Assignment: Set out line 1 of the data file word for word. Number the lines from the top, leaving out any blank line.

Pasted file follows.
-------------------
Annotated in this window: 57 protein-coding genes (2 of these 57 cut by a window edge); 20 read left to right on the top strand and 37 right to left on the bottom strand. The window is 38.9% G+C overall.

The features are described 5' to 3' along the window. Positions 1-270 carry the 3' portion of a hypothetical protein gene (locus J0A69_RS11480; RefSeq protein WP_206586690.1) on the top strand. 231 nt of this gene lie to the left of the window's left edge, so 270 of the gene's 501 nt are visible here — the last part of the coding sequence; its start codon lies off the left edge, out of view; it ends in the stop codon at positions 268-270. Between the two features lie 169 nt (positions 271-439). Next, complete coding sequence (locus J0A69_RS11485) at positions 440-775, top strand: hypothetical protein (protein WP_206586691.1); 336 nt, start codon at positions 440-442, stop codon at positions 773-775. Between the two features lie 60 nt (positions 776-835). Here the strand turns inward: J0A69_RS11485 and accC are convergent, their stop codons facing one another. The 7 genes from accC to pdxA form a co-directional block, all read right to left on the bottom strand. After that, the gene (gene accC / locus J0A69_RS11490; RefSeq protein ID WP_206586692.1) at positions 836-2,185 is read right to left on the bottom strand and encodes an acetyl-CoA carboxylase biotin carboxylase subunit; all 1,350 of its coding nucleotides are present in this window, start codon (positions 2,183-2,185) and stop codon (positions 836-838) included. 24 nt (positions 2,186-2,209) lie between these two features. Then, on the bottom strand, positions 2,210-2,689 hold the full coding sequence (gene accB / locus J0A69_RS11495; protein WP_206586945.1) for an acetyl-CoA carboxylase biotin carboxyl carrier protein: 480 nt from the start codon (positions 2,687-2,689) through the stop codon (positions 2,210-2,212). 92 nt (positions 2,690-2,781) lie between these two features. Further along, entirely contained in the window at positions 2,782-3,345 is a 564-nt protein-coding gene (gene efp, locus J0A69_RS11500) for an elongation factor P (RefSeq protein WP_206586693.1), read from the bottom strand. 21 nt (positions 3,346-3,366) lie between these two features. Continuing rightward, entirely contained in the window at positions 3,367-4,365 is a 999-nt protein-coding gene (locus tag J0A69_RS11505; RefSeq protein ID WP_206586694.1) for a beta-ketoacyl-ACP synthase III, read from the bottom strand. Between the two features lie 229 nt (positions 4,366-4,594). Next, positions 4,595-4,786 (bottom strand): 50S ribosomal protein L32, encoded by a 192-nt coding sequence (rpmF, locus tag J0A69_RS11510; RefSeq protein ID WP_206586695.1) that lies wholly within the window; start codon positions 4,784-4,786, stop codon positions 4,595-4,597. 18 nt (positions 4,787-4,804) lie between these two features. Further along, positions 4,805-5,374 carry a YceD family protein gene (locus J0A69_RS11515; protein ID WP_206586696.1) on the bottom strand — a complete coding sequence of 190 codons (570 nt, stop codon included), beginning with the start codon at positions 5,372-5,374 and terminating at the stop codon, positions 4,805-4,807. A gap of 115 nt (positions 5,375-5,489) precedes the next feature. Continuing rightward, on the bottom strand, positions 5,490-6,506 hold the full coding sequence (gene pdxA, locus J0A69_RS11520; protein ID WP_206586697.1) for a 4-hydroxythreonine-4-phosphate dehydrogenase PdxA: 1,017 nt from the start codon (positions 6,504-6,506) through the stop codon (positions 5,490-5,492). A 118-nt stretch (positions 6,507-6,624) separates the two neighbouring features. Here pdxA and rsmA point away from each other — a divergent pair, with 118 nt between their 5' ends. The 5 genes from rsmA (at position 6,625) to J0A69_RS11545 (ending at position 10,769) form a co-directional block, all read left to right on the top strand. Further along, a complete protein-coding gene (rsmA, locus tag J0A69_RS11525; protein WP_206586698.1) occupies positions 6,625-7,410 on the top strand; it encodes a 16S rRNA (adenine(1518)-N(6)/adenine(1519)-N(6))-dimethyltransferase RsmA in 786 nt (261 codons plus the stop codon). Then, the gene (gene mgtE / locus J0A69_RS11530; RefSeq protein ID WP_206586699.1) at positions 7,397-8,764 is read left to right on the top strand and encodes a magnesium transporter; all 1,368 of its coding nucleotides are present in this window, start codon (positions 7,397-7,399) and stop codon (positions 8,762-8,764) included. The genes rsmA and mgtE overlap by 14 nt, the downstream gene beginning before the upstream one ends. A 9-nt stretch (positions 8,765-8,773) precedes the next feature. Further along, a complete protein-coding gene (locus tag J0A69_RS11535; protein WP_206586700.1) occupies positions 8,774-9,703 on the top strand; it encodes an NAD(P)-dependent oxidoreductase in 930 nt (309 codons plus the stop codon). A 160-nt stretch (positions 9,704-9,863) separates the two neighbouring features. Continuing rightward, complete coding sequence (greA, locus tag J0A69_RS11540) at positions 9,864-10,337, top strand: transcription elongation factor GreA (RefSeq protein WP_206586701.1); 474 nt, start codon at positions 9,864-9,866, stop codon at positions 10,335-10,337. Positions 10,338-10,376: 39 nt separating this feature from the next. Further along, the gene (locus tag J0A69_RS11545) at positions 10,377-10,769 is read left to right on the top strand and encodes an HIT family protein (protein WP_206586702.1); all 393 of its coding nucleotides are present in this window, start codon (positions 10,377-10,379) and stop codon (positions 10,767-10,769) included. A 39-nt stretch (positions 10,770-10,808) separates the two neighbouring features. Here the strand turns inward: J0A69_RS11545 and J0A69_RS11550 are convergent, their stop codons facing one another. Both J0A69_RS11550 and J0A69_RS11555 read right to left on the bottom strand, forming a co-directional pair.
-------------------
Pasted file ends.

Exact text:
Annotated in this window: 57 protein-coding genes (2 of these 57 cut by a window edge); 20 read left to right on the top strand and 37 right to left on the bottom strand. The window is 38.9% G+C overall.